DeepSpeech update, grant and playbook

Voice is increasingly becoming a key interface to the internet and to technology. It’s now as natural to ask our devices a question as it is to type a query into the search bar. This only works if voice recognition technology is accessible to everyone, regardless of one’s accent, language, gender, or age.

A few years ago, we set out to create an open source speech-to-text engine and a repository of audio files anyone could use to train new speech-based interfaces. We called the engine DeepSpeech and the repository of audio files Common Voice. Over the years, we’ve incubated and supported the growth of this technology that we feel is fundamental to making the web more accessible for everyone.

DeepSpeech is already a resounding success, thanks to the passion and brilliance of this community and the dedication of our contributors. The project incubated at Mozilla and, with your help, grew from a research project into a prototype. It has now reached the point where the next natural step is to start work on specific applications.

It is our belief that to truly bloom, the DeepSpeech project should see applications in a variety of domains. Due to the diversity of those use cases, we’ve decided to support the transition of the project to the people and organizations that are interested in furthering use-case-based explorations.

DeepSpeech is a sophisticated project and to help people use the codebase, we’re cleaning up the documentation and preparing to stop Mozilla staff maintenance of the codebase. In these last weeks we’ve streamlined the continuous integration processes for getting DeepSpeech up and running with minimal dependencies.

In the coming month, we’ll also publish a toolkit to help people, researchers and companies and any interested parties use DeepSpeech to build their own voice-based solutions.

  • To that effect, we’ll launch a grant program that will fund a number of initiatives aimed at demonstrating applications for DeepSpeech. We’ll prioritize Projects that contribute to the core technology while also showcasing the potential of this technology to empower and enrich areas that may not otherwise have a viable route towards speech-based interaction. We’ll announce further details about the grant submission process in May, so please check back for more soon.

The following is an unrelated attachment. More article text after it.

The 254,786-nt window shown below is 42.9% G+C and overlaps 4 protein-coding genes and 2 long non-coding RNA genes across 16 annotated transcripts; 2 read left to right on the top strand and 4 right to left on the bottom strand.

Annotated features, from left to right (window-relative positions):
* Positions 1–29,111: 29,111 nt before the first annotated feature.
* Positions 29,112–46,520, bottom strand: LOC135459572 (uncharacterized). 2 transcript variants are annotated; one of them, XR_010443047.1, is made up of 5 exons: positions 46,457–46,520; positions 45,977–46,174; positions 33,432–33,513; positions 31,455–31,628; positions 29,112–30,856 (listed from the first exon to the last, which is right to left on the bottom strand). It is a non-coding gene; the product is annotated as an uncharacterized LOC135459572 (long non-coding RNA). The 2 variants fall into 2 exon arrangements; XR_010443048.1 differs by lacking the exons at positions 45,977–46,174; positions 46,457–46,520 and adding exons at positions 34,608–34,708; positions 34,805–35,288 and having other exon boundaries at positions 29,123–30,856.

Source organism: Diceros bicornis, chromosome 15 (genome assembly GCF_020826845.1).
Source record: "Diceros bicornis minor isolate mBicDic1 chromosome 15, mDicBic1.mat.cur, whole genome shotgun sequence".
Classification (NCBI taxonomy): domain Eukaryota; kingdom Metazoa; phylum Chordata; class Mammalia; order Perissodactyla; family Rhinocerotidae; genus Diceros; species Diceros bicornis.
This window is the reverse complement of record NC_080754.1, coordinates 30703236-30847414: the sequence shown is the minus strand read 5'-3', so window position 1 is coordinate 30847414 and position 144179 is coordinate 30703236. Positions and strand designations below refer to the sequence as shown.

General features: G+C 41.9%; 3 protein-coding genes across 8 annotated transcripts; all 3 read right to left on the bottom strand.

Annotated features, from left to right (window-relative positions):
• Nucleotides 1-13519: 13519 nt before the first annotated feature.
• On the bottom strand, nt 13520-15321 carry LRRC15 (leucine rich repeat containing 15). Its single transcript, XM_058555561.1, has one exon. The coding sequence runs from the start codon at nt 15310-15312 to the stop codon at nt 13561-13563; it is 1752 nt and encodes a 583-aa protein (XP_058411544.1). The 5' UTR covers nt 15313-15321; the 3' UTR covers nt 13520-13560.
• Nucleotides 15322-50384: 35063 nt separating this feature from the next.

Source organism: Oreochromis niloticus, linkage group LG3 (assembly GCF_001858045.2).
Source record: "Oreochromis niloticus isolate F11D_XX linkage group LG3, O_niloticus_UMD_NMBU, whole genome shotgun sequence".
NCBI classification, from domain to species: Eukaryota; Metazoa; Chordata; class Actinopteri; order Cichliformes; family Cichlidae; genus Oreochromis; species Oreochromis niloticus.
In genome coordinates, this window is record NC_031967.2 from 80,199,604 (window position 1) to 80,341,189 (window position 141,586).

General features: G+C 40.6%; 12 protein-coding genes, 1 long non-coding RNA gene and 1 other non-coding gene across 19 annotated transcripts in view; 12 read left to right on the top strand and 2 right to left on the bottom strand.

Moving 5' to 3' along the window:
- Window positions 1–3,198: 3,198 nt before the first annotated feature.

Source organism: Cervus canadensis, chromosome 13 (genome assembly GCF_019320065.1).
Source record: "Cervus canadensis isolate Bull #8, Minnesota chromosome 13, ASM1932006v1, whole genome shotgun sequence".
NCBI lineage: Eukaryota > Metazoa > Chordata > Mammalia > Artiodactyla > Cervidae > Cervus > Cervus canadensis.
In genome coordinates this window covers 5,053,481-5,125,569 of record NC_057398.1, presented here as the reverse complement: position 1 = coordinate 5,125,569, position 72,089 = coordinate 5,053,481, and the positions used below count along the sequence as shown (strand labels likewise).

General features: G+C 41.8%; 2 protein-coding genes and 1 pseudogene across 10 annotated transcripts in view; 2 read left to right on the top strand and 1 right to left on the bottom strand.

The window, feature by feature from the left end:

• We’ll also publish a playbook that guides people on how to use DeepSpeech’s codebase as a powerful starting point for any direction.

We’re excited to see what uses people develop with DeepSpeech and look forward to supporting your projects through the grant program in the coming months.

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@mlopatka, I don’t think this is a viable strategy for this project. Giving grants from time to time won’t fix the little bugs that arise continously in a complex project like this. Take the CI or move to TF2 …

Anybody interested in STT should consider switching to the fork by most of the original developers: coqui.ai. Same developers, better service :slight_smile:

I don’t know why you don’t mention them as they, in contrast to you, actively maintain their codebase … and publish a model zoo, and check out their TTS.

Disclaimer: I don’t have any connection to coqui. I am just sad that Mozilla fired the devs, didn’t care about the community for 8 months and then presents a solution that won’t benefit anyone …

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